US President Barack Obama has declared the threat of chemical or biological warfare in Syria a "red line" for the United States.
With that statement, he is outlining for the first time the point at which his administration could feel forced to intervene militarily in the Arab country's increasingly messy conflict.
Speaking to reporters Monday at the White House, Obama warned about the use or deployment of such weapons of mass destruction.
He says they risk widening a civil war that already has dragged on for one-and-a-half years and, activists say, killed some 20,000 people.
It's widely thought that Syria possesses extensive chemical and biological weapon stockpiles. Syria has threatened to use them if the country comes under foreign attack.
Russia warned the West on Tuesday against unilateral action on Syria, a day after Obama threatened "enormous consequences" if his Syrian counterpart used chemical or biological arms or even moved them in a menacing way.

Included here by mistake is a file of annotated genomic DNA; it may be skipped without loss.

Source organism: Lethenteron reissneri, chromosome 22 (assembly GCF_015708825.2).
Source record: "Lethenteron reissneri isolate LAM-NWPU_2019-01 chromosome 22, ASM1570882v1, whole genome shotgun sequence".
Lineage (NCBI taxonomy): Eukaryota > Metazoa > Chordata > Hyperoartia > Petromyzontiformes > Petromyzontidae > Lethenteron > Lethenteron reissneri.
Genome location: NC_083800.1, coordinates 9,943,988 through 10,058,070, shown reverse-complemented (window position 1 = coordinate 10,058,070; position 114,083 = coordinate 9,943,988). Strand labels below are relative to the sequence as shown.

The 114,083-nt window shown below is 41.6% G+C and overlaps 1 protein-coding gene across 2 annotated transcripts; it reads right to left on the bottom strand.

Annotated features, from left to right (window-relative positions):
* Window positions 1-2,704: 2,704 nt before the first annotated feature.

Russian foreign minister Sergei Lavrov, speaking after meeting China's top diplomat, said Moscow and Beijing were committed to "the need to strictly adhere to the norms of international law...and not to allow their violation".
Russia and China have opposed military intervention in Syria throughout a 17-month-old revolt against President Bashar al-Assad.
They have vetoed three UN Security Council resolutions backed by Western and Arab states that would have put more pressure on Damascus to end violence that has cost 18,000 lives.
The US and its allies have shown little appetite for military action in Syria, in contrast to last year's Nato campaign that helped topple Libyan leader Muammar Gaddafi.
But Obama said on Monday he had refrained "at this point" from ordering US military engagement in Syria.
But when asked at a White House news conference whether he might deploy forces to secure chemical weapons, he said his view could change.